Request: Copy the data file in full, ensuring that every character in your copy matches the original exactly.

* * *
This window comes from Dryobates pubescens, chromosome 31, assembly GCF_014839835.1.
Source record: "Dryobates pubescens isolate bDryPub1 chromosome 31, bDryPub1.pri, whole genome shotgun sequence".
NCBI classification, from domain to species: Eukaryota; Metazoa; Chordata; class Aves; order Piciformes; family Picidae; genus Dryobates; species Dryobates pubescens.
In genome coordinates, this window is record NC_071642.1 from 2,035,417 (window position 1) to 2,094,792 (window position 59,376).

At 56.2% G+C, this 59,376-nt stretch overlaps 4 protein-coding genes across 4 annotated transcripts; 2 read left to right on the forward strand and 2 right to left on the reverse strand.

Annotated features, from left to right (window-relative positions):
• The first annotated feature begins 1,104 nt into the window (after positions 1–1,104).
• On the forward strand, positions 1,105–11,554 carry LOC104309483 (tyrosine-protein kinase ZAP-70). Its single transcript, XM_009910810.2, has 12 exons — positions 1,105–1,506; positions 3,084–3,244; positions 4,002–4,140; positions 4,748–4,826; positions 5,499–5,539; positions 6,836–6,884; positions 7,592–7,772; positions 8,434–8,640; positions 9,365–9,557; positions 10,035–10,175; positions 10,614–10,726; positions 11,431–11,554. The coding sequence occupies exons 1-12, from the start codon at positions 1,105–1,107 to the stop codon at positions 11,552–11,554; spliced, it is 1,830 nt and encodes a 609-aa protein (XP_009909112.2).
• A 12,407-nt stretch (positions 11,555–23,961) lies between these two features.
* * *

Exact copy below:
This window comes from Dryobates pubescens, chromosome 31, assembly GCF_014839835.1.
Source record: "Dryobates pubescens isolate bDryPub1 chromosome 31, bDryPub1.pri, whole genome shotgun sequence".
NCBI classification, from domain to species: Eukaryota; Metazoa; Chordata; class Aves; order Piciformes; family Picidae; genus Dryobates; species Dryobates pubescens.
In genome coordinates, this window is record NC_071642.1 from 2,035,417 (window position 1) to 2,094,792 (window position 59,376).

At 56.2% G+C, this 59,376-nt stretch overlaps 4 protein-coding genes across 4 annotated transcripts; 2 read left to right on the forward strand and 2 right to left on the reverse strand.

Annotated features, from left to right (window-relative positions):
• The first annotated feature begins 1,104 nt into the window (after positions 1–1,104).
• On the forward strand, positions 1,105–11,554 carry LOC104309483 (tyrosine-protein kinase ZAP-70). Its single transcript, XM_009910810.2, has 12 exons — positions 1,105–1,506; positions 3,084–3,244; positions 4,002–4,140; positions 4,748–4,826; positions 5,499–5,539; positions 6,836–6,884; positions 7,592–7,772; positions 8,434–8,640; positions 9,365–9,557; positions 10,035–10,175; positions 10,614–10,726; positions 11,431–11,554. The coding sequence occupies exons 1-12, from the start codon at positions 1,105–1,107 to the stop codon at positions 11,552–11,554; spliced, it is 1,830 nt and encodes a 609-aa protein (XP_009909112.2).
• A 12,407-nt stretch (positions 11,555–23,961) lies between these two features.